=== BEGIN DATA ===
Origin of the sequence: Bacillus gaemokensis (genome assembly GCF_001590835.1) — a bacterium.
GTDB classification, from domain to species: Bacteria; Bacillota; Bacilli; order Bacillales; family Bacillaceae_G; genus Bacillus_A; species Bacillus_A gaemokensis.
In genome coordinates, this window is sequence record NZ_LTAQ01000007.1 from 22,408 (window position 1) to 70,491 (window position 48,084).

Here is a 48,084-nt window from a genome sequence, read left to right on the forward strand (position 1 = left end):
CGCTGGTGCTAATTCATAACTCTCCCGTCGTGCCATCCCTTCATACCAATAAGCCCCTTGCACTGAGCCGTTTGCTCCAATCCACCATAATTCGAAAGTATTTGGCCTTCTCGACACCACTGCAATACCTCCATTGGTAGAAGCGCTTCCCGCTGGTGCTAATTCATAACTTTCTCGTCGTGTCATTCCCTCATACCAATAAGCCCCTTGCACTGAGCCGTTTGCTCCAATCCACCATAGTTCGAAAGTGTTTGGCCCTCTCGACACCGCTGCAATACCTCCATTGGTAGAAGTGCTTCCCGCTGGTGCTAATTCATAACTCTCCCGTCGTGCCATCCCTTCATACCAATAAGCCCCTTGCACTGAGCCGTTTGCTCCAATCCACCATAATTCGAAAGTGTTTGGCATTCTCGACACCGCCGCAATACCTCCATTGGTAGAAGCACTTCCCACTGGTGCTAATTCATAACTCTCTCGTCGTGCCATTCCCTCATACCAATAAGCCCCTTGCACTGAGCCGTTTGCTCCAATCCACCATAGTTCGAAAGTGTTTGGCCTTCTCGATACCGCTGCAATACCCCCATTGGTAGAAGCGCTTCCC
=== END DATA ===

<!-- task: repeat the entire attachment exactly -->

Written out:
Origin of the sequence: Bacillus gaemokensis (genome assembly GCF_001590835.1) — a bacterium.
GTDB classification, from domain to species: Bacteria; Bacillota; Bacilli; order Bacillales; family Bacillaceae_G; genus Bacillus_A; species Bacillus_A gaemokensis.
In genome coordinates, this window is sequence record NZ_LTAQ01000007.1 from 22,408 (window position 1) to 70,491 (window position 48,084).

Here is a 48,084-nt window from a genome sequence, read left to right on the forward strand (position 1 = left end):
CGCTGGTGCTAATTCATAACTCTCCCGTCGTGCCATCCCTTCATACCAATAAGCCCCTTGCACTGAGCCGTTTGCTCCAATCCACCATAATTCGAAAGTATTTGGCCTTCTCGACACCACTGCAATACCTCCATTGGTAGAAGCGCTTCCCGCTGGTGCTAATTCATAACTTTCTCGTCGTGTCATTCCCTCATACCAATAAGCCCCTTGCACTGAGCCGTTTGCTCCAATCCACCATAGTTCGAAAGTGTTTGGCCCTCTCGACACCGCTGCAATACCTCCATTGGTAGAAGTGCTTCCCGCTGGTGCTAATTCATAACTCTCCCGTCGTGCCATCCCTTCATACCAATAAGCCCCTTGCACTGAGCCGTTTGCTCCAATCCACCATAATTCGAAAGTGTTTGGCATTCTCGACACCGCCGCAATACCTCCATTGGTAGAAGCACTTCCCACTGGTGCTAATTCATAACTCTCTCGTCGTGCCATTCCCTCATACCAATAAGCCCCTTGCACTGAGCCGTTTGCTCCAATCCACCATAGTTCGAAAGTGTTTGGCCTTCTCGATACCGCTGCAATACCCCCATTGGTAGAAGCGCTTCCC